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MY LIFE WITHOUT ME (article first published : 2004-02-13)

Previewed at last year's Durban International Film Festival, My Life Without Me is never the third-rate tearjerker its subject matter and trailer might suggest, but it's not the greatest of movies either.

Written and directed by Isabel Coixet, it's a slow, simplistic and sometimes strangely unaffecting drama focused on a hard-done-by, 23-year-old Canadian called Ann, played by the suitably pale and lethargic Sarah Polley, now-adult child star of TV's Road To Avonlea.

A battler who holds down a night job as a college campus janitor, Ann lives on property owned by her baker mother (Deborah Harry), sharing a tiny trailer in the back yard with her unemployed husband, Dan (watchable Scott Speedman), and two young daughters.

One day, after a medical check-up following a blackout, Ann learns she has terminal cancer and only a few months to live.

She then rather selfishly decides she will say nothing of her death sentence and sets out to put into practise a list of 10 things she wants to do before she dies. These tasks include telling her daughters daily how much she loves them, seeing her father who has spent a decade in jail, recording messages for her girls for every birthday until their 18th and having her hair and nails done.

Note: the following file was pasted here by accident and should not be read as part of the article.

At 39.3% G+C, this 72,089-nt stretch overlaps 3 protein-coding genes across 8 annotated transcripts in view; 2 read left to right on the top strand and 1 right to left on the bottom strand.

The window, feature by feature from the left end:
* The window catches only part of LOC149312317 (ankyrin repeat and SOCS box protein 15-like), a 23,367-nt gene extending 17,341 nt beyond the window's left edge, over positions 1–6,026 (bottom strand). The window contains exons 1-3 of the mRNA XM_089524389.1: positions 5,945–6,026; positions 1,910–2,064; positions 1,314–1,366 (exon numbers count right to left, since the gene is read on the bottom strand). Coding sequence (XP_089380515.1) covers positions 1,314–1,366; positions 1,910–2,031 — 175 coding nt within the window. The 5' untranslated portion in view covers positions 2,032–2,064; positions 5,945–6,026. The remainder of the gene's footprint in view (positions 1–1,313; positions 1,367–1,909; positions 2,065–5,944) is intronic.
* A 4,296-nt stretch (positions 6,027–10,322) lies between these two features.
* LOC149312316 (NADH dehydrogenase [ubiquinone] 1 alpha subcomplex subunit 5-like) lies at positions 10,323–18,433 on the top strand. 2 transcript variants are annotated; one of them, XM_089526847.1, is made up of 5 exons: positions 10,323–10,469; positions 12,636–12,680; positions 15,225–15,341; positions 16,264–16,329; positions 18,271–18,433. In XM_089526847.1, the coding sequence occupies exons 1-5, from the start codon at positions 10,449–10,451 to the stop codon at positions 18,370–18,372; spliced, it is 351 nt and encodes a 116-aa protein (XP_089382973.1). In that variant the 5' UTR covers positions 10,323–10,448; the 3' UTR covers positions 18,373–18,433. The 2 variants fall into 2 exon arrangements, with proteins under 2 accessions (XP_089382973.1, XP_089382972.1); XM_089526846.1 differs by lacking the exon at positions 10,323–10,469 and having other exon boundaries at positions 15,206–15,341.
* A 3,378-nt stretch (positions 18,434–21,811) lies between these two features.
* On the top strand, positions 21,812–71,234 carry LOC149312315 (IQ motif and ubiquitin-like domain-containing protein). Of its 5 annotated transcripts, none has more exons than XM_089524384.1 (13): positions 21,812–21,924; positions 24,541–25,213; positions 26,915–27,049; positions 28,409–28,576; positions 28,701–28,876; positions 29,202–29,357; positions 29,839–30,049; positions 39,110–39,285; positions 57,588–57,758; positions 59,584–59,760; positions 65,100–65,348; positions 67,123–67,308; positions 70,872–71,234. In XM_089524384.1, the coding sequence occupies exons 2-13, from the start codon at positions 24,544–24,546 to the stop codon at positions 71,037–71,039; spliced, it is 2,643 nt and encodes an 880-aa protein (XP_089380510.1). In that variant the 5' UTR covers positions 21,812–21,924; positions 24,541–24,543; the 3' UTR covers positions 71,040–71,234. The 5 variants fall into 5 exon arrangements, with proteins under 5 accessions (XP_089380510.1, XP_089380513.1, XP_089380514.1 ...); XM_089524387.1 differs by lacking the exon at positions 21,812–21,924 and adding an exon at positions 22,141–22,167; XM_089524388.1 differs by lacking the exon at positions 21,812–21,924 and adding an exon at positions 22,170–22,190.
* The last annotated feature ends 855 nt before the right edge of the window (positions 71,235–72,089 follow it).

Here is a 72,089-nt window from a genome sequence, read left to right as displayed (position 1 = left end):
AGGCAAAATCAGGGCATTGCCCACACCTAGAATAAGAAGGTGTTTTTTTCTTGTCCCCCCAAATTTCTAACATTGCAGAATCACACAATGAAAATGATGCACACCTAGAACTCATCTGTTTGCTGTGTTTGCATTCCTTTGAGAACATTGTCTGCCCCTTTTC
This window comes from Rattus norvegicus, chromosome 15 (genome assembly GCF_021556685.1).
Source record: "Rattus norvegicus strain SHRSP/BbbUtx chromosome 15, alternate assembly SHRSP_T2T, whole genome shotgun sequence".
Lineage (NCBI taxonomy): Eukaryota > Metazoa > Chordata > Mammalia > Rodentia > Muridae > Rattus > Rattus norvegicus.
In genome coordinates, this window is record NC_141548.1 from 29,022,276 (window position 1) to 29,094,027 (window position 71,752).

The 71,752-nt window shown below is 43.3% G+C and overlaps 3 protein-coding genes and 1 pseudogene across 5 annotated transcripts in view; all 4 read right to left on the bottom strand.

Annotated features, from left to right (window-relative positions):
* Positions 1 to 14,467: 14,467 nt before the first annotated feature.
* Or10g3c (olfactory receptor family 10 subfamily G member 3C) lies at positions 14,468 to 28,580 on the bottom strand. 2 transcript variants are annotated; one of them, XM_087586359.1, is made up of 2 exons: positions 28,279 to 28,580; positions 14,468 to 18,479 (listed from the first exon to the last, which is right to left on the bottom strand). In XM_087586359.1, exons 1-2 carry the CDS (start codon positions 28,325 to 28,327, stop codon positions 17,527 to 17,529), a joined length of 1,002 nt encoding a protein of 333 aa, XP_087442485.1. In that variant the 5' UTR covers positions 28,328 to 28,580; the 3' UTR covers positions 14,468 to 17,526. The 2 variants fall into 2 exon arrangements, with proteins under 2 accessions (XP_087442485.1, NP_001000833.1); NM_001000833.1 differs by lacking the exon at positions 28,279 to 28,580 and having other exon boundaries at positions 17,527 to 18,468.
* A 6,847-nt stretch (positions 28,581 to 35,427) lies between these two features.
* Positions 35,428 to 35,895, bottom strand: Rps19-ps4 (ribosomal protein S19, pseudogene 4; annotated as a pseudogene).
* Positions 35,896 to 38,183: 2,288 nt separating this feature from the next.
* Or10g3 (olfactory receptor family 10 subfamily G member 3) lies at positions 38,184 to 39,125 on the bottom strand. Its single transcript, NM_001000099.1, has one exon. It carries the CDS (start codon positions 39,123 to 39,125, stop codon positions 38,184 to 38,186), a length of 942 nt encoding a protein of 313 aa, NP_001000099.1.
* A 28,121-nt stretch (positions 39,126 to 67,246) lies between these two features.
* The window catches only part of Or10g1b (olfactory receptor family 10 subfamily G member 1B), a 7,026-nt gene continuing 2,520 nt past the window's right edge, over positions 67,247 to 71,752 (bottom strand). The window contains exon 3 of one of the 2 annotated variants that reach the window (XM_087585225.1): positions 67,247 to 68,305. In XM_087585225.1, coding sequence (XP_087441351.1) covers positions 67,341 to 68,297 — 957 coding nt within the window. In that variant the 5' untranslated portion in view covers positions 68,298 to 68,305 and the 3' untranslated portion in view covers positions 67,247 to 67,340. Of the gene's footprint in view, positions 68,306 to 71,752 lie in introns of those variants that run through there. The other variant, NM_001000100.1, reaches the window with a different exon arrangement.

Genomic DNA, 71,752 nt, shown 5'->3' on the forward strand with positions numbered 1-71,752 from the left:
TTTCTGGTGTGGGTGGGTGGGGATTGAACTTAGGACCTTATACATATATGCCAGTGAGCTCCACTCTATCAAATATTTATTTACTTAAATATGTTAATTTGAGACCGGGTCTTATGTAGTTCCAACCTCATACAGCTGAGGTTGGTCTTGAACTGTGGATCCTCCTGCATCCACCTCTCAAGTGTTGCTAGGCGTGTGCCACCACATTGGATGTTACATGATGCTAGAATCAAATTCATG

And she makes it a priority to try to find a suitable replacement wife for Dan.

Also, rather inexplicably, since she has a near-perfect, hunky husband who idolises her, Ann decides she wants to see what it is like to have an affair, the chap she chooses being shy and awkward Lee (Mark Ruffalo), whom she meets in a laundromat and who falls heavily for her.

The main problem with this unusual drama is that one finds it hard to sympathise with Ann. One admires her courage and tenacity, but finds most of her actions strange and rather cruel towards all affected by them.

However, there is no denying Polley, also seen in The Sweet Hereafter, turns in a fine performance, the best in a cast that includes Amanda Plummer as Ann's weight-obsessed co-worker, Leonor Watling as a neighbour and paediatric nurse and an uncredited Alfred Molina as Ann's imprisoned father.

Both sad and hopeful, with some stylistic directorial flourishes, My Life Without Me is inspired by the story Pretending the Bed Is a Raft, by Nanci Kincaid. The film gets a rating of 7/10. - Billy Suter




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